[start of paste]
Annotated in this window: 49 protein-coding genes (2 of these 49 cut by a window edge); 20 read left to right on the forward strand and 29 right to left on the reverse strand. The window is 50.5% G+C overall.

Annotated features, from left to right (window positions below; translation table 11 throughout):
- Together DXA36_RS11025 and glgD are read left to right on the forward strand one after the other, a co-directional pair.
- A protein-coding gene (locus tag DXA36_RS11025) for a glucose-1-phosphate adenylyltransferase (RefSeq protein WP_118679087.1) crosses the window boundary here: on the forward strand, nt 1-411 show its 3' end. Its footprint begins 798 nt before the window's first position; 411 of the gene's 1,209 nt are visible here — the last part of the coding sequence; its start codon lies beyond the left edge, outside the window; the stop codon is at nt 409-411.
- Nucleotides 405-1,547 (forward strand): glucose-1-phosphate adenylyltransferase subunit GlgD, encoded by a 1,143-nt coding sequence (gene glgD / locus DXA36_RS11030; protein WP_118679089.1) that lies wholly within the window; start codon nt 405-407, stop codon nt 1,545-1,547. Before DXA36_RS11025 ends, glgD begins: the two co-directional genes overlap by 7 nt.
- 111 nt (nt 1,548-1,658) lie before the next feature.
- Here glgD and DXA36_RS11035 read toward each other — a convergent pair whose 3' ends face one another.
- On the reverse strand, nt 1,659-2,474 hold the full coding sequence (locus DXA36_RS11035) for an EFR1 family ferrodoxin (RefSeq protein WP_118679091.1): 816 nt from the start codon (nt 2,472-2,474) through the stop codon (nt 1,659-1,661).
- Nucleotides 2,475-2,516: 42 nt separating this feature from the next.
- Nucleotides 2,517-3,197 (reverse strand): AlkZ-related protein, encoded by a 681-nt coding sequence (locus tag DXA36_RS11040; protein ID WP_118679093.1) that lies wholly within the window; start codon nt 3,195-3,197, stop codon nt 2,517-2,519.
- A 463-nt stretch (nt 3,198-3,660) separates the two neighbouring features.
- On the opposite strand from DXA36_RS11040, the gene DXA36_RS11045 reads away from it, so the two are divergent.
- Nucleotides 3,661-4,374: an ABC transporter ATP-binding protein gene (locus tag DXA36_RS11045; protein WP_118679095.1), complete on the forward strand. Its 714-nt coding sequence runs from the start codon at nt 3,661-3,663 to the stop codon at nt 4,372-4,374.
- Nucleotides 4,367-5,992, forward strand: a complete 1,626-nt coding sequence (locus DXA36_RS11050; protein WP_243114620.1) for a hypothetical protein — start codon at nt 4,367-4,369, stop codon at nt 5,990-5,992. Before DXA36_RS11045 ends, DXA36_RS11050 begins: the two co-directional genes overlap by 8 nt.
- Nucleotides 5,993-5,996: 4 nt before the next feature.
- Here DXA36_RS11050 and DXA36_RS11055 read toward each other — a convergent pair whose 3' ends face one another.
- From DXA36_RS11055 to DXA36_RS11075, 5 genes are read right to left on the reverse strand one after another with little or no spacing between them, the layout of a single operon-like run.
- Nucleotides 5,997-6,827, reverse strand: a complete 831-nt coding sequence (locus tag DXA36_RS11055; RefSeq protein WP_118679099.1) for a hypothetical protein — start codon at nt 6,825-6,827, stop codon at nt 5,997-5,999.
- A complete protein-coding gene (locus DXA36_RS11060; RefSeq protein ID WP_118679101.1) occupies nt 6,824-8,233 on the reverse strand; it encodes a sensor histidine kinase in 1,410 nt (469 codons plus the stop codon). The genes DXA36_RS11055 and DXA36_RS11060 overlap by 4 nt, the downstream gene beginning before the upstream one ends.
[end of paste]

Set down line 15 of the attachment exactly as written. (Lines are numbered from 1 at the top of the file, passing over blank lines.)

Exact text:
- Nucleotides 5,993-5,996: 4 nt before the next feature.